A report Wednesday showed U.S. consumer prices, excluding food and energy costs, rose an expected 0.2 percent in December, although they rose by the largest amount in five years in 2005, reflecting a surge in energy costs. Other prices remained well behaved.
The Labor Department reported that its closely watched Consumer Price Index was up 3.4 percent for the 12 months ending in December, the biggest jump since a similar 3.4 percent rise in 1990, another year when global oil prices were soaring because of Middle East turmoil.
Outside of the volatile sectors of food and energy, core inflation posted a 2.2 percent rise for all of 2005, unchanged from the 2004 gain.
And in other good news, inflation ended the year on a tame note with overall prices dropping by 0.1 percent in December following an even bigger 0.6 percent decline in December. It marked the first back-to-back monthly declines in consumer prices since late 2003.
The 3.4 percent increase in consumer prices for the 12 months ending in December was up slightly from a 3.3 percent rise in 2004. It was the biggest annual gain since a similar 3.4 percent price rise in 2000, the final full year for the country’s 10-year economic expansion, the longest in U.S. history.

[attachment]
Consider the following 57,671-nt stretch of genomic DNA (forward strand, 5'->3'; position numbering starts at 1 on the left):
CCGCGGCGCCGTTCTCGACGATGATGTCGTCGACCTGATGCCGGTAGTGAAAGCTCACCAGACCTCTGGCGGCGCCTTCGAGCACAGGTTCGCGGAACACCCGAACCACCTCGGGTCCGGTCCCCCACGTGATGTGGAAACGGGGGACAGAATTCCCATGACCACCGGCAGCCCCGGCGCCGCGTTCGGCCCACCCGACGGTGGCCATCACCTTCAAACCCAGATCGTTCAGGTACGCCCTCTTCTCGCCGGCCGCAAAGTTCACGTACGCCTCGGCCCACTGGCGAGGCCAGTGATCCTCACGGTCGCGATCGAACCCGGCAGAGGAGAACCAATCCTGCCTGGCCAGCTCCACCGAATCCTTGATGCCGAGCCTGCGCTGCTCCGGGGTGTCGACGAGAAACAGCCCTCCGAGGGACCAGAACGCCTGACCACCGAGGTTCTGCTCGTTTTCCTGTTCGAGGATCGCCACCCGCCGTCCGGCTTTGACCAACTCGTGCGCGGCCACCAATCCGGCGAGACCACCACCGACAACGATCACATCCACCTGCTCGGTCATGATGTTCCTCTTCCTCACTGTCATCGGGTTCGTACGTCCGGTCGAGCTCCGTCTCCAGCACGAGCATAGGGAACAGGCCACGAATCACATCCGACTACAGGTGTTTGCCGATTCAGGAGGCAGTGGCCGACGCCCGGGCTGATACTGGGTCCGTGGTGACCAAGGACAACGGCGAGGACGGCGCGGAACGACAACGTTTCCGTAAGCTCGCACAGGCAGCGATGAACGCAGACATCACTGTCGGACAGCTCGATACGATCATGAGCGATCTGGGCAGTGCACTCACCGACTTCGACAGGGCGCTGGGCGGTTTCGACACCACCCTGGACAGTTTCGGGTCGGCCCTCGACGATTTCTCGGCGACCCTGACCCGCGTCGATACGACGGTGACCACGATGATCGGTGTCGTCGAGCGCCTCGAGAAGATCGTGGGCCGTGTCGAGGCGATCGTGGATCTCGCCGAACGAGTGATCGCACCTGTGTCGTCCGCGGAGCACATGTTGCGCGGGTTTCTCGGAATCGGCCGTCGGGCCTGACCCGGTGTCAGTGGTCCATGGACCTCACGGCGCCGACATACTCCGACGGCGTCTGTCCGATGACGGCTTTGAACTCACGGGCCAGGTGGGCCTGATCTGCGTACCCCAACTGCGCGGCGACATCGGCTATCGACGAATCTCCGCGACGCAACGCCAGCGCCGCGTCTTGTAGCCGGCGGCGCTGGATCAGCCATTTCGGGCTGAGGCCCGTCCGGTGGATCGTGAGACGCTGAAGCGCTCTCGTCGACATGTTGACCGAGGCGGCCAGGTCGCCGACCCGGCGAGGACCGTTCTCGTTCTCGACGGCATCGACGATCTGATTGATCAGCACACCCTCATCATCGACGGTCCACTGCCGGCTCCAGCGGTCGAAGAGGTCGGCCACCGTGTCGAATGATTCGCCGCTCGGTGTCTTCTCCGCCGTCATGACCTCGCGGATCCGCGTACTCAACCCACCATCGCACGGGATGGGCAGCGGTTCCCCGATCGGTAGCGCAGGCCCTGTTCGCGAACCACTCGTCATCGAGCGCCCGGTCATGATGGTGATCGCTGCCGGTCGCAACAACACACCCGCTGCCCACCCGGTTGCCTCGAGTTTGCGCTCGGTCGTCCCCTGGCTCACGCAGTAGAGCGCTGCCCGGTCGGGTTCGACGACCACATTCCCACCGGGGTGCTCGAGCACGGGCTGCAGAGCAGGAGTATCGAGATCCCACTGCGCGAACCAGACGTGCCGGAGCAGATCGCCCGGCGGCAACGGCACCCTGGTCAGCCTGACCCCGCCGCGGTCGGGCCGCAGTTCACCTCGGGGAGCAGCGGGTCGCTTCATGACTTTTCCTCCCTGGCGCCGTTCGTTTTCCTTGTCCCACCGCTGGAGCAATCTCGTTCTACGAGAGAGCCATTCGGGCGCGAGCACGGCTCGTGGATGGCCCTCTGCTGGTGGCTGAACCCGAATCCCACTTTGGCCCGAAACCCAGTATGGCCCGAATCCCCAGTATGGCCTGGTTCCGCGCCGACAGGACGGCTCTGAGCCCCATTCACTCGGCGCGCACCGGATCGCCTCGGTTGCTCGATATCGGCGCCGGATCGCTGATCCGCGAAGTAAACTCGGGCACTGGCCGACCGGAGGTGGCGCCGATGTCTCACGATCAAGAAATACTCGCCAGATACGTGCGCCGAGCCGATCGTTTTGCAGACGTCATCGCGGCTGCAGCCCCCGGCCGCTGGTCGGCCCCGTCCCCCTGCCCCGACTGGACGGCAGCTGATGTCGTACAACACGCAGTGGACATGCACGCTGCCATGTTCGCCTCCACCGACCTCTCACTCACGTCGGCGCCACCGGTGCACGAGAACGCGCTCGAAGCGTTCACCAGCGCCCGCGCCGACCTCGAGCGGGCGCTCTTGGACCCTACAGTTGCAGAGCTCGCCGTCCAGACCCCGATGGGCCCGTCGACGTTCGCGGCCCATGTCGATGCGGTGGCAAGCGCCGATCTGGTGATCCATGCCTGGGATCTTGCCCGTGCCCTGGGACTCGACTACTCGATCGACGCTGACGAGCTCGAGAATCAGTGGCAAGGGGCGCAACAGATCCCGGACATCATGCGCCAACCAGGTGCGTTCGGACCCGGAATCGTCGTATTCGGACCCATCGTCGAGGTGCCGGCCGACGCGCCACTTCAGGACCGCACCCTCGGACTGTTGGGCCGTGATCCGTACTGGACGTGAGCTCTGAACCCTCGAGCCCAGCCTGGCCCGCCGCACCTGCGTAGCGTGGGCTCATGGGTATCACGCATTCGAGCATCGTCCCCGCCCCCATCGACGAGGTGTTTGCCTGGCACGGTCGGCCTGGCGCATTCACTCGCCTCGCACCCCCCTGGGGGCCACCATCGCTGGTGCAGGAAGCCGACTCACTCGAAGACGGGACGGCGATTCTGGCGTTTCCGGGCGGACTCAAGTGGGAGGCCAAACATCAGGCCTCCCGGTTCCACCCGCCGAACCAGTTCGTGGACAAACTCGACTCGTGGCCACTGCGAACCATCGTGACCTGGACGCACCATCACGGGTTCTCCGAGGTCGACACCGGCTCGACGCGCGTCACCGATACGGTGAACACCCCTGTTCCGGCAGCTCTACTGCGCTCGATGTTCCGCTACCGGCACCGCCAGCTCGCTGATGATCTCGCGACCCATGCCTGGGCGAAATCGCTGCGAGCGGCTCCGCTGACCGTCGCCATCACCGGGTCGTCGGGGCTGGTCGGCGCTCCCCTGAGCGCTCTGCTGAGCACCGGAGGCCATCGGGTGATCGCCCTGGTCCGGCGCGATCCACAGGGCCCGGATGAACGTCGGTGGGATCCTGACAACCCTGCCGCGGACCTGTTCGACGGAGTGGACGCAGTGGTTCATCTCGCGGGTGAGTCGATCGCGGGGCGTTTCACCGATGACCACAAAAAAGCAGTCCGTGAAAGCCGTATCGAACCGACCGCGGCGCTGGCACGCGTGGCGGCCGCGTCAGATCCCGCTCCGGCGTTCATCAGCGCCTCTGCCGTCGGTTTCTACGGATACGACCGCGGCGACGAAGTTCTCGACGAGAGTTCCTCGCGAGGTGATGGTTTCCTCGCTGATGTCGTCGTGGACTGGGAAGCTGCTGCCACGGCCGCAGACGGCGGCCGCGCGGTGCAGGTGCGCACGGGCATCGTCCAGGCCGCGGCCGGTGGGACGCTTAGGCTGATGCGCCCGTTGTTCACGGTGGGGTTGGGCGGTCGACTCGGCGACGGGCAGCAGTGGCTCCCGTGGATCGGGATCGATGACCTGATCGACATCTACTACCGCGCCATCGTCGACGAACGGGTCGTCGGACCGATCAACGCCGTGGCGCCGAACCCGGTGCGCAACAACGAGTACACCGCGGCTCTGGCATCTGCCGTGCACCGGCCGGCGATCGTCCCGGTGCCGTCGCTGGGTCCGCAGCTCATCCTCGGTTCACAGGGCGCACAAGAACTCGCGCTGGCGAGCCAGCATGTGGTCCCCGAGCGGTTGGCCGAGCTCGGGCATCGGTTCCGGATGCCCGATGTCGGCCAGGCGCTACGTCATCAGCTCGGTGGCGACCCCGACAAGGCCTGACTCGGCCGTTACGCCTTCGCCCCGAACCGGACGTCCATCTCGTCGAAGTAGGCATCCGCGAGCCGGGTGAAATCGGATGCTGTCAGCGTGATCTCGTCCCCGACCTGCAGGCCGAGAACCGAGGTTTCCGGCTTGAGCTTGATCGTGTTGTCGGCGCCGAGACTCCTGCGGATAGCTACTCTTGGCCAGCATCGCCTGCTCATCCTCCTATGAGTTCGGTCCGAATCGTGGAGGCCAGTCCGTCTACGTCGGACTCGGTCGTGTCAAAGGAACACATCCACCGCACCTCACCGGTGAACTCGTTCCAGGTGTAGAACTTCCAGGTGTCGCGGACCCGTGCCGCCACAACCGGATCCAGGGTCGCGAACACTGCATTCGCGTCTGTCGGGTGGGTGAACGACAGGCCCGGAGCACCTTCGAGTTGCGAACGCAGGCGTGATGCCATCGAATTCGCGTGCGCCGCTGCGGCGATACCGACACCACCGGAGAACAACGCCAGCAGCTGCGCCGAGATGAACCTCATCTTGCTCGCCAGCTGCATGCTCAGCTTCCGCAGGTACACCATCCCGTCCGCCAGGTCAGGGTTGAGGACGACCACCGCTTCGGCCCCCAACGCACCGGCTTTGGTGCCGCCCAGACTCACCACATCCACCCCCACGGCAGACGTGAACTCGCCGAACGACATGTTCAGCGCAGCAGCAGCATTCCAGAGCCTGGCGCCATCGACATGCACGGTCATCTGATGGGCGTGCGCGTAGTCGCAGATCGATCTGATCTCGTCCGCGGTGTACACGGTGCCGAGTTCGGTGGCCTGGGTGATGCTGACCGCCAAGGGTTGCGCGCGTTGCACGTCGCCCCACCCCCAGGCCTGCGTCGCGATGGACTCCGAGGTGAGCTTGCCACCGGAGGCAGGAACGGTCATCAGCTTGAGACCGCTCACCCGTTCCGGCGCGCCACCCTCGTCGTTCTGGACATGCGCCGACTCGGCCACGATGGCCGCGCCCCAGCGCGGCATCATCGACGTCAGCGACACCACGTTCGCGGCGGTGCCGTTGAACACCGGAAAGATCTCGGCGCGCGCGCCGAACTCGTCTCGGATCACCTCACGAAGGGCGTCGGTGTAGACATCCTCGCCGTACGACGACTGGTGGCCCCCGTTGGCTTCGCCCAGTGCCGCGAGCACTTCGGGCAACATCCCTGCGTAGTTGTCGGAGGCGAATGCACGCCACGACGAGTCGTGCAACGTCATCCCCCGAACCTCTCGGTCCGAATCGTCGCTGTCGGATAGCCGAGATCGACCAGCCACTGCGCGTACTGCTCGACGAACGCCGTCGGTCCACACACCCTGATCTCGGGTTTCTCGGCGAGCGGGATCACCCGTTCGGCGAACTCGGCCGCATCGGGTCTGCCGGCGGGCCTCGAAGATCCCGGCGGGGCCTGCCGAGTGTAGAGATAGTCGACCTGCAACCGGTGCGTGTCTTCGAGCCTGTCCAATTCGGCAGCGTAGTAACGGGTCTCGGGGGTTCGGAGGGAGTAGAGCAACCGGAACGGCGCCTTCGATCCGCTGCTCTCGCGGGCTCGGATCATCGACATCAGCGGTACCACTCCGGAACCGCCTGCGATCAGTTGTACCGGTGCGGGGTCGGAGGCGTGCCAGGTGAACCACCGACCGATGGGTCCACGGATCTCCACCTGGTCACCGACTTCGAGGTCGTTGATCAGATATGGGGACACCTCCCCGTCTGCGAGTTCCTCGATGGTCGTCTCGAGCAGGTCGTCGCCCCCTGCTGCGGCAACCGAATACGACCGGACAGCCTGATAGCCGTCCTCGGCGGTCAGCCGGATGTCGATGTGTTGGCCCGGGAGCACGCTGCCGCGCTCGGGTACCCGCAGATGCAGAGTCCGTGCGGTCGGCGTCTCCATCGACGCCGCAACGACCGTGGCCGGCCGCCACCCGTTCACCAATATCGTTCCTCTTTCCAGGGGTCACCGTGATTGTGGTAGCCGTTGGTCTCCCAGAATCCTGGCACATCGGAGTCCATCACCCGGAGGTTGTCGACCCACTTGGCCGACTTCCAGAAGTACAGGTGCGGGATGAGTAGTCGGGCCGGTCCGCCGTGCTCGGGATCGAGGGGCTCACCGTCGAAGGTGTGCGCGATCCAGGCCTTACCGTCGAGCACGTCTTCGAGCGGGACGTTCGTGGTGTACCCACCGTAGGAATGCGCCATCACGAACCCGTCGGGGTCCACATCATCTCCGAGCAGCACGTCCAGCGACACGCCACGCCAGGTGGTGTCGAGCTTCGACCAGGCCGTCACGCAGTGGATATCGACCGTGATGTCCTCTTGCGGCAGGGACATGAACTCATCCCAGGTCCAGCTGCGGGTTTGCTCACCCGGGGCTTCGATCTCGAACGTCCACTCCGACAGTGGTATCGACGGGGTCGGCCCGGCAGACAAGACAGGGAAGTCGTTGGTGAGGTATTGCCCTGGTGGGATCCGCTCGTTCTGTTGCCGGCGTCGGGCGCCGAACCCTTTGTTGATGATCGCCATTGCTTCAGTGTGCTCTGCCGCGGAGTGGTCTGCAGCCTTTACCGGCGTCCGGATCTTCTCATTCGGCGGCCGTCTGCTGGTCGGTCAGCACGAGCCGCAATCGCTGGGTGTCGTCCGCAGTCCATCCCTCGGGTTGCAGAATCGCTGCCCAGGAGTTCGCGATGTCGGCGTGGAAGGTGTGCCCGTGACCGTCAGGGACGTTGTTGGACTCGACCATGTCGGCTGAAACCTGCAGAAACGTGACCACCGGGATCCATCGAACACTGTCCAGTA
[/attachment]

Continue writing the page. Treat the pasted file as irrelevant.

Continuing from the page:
Both 2004 and 2005 were heavily influenced by soaring energy prices, which jumped by 17.1 percent last year and were up 16.6 percent in 2003. Both years posted the biggest increases in energy costs since 1990, a year when Iraq’s invasion of Kuwait sent tremors through global oil markets.
However, outside of energy and food, the 2.2 percent rise in core inflation matched the increase in 2004 with both years up from a tiny 1.1 percent increase in 2003, a year when the Federal Reserve cut interest rates to a 45-year low to guard against the remote possibility of deflation, a destabilizing fall in prices.
Since June 2004, the Fed has been pushing interest rates gradually higher. It is expected to boost rates for a 14th time at its Jan. 31 meeting, the final session for Federal Reserve Chairman Alan Greenspan, who is stepping down after 18½ years at the central bank.
The Fed triggered a huge stock market rally in the first week of the new year when minutes of its December discussions indicated that the central bank was getting close to the end of its credit tightening campaign.